Reach Indians and South East Asians living in Australia

Why Australians need to reassess their relationship with alcohol

 Why Australians need to reassess their relationship with alcohol

What is that one “thing” that people often use to signify the celebration during any formal or informal event?

We cannot conclude any party without this “thing.” Alcohol is synonymous with celebrating joyous times, be it a birthday party, hanging out with friends, or sitting at home and destressing. Weekend night outs with friends for beer has been consistent for many people, particularly men aged 20 and above. But very few notice how the occasional drinks with buddies soon become regular. Consequently, this starts to impact their physical and mental health to such an extent that it interferes with their daily life activities.

More importantly, the habit of drinking is embedded in the cultures of several countries around the world. For instance, in a report published by Roy Morgan, an estimated 13.2 million Australians – 66.4 per cent of the adult population- drink alcohol in one form or the other in an average of four weeks-period. Moreover, if we were to talk about gender-specific drinks choices, 47.4 per cent of women prefer to drink wine, whereas 54.3 per cent of men like to drink beer in Australia. 

So, is Australia the drunkest country in the world?

As per the recent report and the Global drug survey published in 2021, Australia is one of the leading countries wherein people spend most of their time intoxicated. However, it should be noted that Australia’s overall consumption of alcohol on a per capita basis and the percentage of people abstaining from alcohol keeps changing.

The last two years have seen a spike in alcohol consumption, hence the evident statistics, but the pandemic played a crucial role in this regard. The lockdown imposed by the government forced people to stay indoors for months with restricted outside activities. Hence, most people found alcohol to cope with loss, pain and stress caused due to the world health crisis.

What is the issue with drinking alcohol?

While drinking occasionally is not a problem at all, making it customary for everyone to drink even when they don’t desire to is a “problem.”

Australia’s “alcohol culture” is mainly responsible for influencing young adults and young men to drink beyond the standard four drinks in one sitting. More often than not, this happens due to the cultural norm that propels them to see drinking till intoxication as a rite of passage to adulthood. What acts as “adding salt to the injury” is public figures and celebrities are often glorified for drinking and widespread availability and accessibility of cheap alcoholic products.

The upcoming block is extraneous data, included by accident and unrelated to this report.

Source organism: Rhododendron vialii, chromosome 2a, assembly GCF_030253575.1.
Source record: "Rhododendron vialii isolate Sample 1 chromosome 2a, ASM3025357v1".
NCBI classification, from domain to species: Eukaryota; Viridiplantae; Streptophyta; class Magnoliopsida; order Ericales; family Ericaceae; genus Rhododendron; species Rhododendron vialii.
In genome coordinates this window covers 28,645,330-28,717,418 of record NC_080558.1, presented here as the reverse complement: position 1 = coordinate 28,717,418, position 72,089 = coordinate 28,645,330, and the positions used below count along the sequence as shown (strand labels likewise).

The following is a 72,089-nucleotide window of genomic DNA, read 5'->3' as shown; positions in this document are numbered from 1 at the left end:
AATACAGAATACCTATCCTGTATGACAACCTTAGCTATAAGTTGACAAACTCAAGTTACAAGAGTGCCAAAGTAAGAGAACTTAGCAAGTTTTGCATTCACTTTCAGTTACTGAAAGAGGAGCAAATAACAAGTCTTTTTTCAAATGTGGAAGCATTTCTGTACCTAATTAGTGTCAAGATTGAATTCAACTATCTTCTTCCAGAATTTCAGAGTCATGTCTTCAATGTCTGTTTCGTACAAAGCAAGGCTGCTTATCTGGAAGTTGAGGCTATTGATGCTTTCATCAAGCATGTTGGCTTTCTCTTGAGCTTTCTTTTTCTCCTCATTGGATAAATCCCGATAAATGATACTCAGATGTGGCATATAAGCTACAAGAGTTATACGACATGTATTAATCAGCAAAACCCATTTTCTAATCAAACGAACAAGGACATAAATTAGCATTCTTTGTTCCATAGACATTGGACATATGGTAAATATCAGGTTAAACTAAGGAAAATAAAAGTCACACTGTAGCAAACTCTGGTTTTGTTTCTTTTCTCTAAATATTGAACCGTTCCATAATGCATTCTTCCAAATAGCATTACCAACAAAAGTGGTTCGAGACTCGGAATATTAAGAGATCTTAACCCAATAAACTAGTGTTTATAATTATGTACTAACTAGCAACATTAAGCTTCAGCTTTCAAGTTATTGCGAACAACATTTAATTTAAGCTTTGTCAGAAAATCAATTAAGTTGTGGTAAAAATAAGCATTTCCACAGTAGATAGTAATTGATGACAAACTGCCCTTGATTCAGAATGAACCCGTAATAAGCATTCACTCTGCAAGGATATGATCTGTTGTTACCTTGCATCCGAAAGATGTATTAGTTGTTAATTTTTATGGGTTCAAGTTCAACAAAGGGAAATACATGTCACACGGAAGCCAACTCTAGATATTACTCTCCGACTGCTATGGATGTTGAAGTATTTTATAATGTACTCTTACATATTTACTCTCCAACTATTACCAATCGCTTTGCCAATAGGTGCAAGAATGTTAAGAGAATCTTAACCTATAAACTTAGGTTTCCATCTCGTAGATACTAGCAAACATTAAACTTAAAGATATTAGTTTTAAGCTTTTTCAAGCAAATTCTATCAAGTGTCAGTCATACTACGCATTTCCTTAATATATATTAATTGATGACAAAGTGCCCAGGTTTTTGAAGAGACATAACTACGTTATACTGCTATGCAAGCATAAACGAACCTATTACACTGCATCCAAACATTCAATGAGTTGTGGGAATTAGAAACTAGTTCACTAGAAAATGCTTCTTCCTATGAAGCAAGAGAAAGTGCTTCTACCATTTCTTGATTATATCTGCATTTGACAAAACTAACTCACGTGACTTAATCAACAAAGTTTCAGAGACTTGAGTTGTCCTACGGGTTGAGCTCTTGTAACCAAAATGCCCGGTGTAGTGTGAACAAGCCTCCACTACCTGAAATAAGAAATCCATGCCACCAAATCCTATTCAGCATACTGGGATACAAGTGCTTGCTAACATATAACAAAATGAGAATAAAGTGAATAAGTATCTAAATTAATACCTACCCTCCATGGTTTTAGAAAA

Despite the social and peer pressure, if young men and women opt not to drink, their abstinence behaviour is seen as “unAustralian”. This indicates the deep-rooted cultural ties that alcohol has within the community of the country. But what most people fail to see is the negative attributes caused due to intoxication in the form of street and family violence, sexual assault, vehicle crashes, drunken driving causing accidents.

Similarly, the discussions around mental health well-being have been going on for quite some time now, but the conversations proceed with a drink in hand on several occasions. However, it is a fact that alcohol is a significant contributor to many mental health challenges. For example, in an interview, former NRL player and professional boxer Joe Williams said alcohol has often been problematic for him. Furthermore, he had witnessed the destruction caused by alcohol across the community for a long time.

Researchers examined 22 different drugs and measured the risks and dangers they posed against individuals and society. In the study, researchers found that alcohol was the most harmful drug compared with other hardcore drugs like crystal methamphetamine (ice) and heroin.

Many people justify overdrinking as a coping mechanism and as a way to escape, but it is imperative to address the reason for substance challenges rather than giving a justification.

Therefore, it is high time Australians reassess their relationship with alcohol; in moderation, it might be an elixir for celebrating life, but overdependence on it is deathly and hazardous.

Divya Singh

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